By comparison, general travel credit cards usually come with a bit more flexibility when it comes to earning and redeeming rewards. While you typically won’t get benefits specific to any particular airline, you’ll be able to redeem the rewards you earn with travel credit cards across multiple airlines (and hotels), and more-premium travel credit cards offer broader benefits such as general travel statement credits and travel protections.
A few of these more general travel credit cards are included in our best airline credit cards lineup because they can still help travelers maximize airline purchases and upgrade their overall flight experience with benefits such as lounge access.
How to choose an airline credit card
The goal is to find an airline credit card that best fits your lifestyle and spending habits.
Do you frequently fly with just one or two carriers? If so, you may be a good candidate for an airline-specific credit card. However, if you spread your trips across multiple airlines, a general travel card could be a better fit.
Next, think of your spending habits and what purchases you plan to put on the card. If you spend a lot on dining each month and are looking to use your new card on those expenses, it makes sense to pick a credit card that offers dining as a bonus earning category. If groceries are your largest expense, consider cards that offer the best earning rates at supermarkets.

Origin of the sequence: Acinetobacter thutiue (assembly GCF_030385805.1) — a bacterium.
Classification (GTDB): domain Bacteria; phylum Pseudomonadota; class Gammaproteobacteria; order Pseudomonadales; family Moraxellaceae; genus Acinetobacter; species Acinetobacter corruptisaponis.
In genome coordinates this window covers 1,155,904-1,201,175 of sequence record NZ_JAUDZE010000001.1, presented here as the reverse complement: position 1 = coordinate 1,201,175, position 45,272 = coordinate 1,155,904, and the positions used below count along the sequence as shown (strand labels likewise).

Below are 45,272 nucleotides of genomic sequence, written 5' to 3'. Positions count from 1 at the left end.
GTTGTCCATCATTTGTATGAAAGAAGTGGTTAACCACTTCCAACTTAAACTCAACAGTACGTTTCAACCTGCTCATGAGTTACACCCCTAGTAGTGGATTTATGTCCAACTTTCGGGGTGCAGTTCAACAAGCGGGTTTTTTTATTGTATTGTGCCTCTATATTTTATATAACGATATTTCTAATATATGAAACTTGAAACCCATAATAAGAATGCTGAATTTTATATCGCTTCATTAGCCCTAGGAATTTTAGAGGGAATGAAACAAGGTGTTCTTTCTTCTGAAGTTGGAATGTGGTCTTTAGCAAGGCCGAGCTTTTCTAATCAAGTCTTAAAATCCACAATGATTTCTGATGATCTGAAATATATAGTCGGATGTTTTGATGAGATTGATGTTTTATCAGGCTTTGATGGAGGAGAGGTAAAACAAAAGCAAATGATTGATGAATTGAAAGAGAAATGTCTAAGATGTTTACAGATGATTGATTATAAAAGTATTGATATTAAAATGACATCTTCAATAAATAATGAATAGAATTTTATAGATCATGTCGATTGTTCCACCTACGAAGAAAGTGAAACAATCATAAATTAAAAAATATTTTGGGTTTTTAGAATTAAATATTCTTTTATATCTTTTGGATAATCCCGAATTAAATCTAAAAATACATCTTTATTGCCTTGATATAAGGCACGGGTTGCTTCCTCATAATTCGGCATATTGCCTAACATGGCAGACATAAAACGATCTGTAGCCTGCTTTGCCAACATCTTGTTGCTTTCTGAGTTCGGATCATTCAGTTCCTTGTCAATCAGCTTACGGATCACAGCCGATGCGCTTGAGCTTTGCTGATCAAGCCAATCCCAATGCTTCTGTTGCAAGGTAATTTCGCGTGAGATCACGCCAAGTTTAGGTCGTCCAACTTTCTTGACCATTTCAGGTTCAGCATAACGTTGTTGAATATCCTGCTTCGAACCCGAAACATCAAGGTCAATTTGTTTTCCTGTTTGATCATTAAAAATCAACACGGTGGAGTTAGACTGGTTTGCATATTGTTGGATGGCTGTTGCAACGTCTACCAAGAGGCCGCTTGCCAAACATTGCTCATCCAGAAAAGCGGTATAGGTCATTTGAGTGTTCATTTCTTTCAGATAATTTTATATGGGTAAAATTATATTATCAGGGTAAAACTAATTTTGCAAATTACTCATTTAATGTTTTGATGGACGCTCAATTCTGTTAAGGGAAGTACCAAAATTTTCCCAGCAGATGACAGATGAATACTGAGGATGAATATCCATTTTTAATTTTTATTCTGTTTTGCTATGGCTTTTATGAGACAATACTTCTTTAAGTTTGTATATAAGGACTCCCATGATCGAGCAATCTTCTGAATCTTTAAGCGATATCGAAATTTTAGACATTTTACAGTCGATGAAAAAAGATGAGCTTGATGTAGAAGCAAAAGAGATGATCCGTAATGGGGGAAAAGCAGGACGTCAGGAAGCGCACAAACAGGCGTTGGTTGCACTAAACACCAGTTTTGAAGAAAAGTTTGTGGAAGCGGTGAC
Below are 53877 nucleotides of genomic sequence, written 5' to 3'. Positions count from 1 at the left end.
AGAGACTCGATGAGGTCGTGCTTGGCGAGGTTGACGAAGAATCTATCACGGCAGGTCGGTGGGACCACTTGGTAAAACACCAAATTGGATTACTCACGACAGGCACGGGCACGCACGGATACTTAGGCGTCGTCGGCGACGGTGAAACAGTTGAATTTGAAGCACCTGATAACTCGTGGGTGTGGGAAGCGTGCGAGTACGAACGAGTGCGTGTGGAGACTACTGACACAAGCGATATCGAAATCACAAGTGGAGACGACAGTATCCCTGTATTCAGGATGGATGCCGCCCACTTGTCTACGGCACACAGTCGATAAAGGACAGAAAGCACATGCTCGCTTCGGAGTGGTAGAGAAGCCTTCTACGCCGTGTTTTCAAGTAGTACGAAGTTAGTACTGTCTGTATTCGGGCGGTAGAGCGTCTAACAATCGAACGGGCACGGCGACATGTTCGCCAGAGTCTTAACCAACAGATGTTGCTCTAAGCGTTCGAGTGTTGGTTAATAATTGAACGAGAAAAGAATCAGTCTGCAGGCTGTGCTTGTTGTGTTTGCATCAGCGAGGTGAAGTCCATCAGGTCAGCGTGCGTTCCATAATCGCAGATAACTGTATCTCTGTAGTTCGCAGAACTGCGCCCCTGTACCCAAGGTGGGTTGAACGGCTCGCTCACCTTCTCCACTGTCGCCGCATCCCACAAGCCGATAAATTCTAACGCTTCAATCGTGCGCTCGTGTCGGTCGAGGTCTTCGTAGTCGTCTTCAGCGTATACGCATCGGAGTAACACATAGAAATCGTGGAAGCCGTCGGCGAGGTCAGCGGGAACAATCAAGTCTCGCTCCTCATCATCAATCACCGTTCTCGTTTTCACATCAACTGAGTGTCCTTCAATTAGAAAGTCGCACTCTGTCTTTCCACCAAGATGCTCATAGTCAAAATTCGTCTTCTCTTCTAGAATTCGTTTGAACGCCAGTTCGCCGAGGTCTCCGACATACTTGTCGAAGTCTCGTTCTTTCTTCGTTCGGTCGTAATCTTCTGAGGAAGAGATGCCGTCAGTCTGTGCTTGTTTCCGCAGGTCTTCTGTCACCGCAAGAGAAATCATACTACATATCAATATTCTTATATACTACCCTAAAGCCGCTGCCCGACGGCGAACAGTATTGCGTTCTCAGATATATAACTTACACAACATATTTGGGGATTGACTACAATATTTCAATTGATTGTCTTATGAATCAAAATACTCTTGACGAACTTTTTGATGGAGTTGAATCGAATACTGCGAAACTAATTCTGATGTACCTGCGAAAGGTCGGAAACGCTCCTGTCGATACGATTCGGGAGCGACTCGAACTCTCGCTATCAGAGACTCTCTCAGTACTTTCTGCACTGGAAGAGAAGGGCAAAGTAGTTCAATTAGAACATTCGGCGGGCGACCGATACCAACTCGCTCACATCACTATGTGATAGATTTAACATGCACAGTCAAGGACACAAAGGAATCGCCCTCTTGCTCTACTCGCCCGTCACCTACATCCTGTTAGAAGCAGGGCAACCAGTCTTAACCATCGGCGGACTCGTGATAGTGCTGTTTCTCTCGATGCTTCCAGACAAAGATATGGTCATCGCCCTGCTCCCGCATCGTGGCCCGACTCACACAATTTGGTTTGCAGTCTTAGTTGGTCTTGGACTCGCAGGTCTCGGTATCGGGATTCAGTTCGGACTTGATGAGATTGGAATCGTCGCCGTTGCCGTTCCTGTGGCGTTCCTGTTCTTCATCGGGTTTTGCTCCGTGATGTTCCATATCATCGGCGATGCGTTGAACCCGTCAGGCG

Next, evaluate the perks a card offers. Here, you’ll want to consider how often you can use those benefits in a given year and compare the value you’d get from them versus the card’s annual fee. If you never check a bag when traveling, enjoying waived baggage fees thanks to an airline credit card carries little value.
Meanwhile, cards with airport lounge access typically charge high annual fees but can make your airport experience much more enjoyable if you find yourself spending hours between flights needing a place to get work done or grab a meal.
And don’t forget to look at the welcome offer on a card. This initial haul of bonus points or miles can put a trip within reach — but be sure you can meet the minimum spending requirements to earn those rewards responsibly and pay off your balance in full and on time.
There is no such thing as a one-size-fits-all “best” credit card. It’s all about choosing a card that fits your needs and travel goals.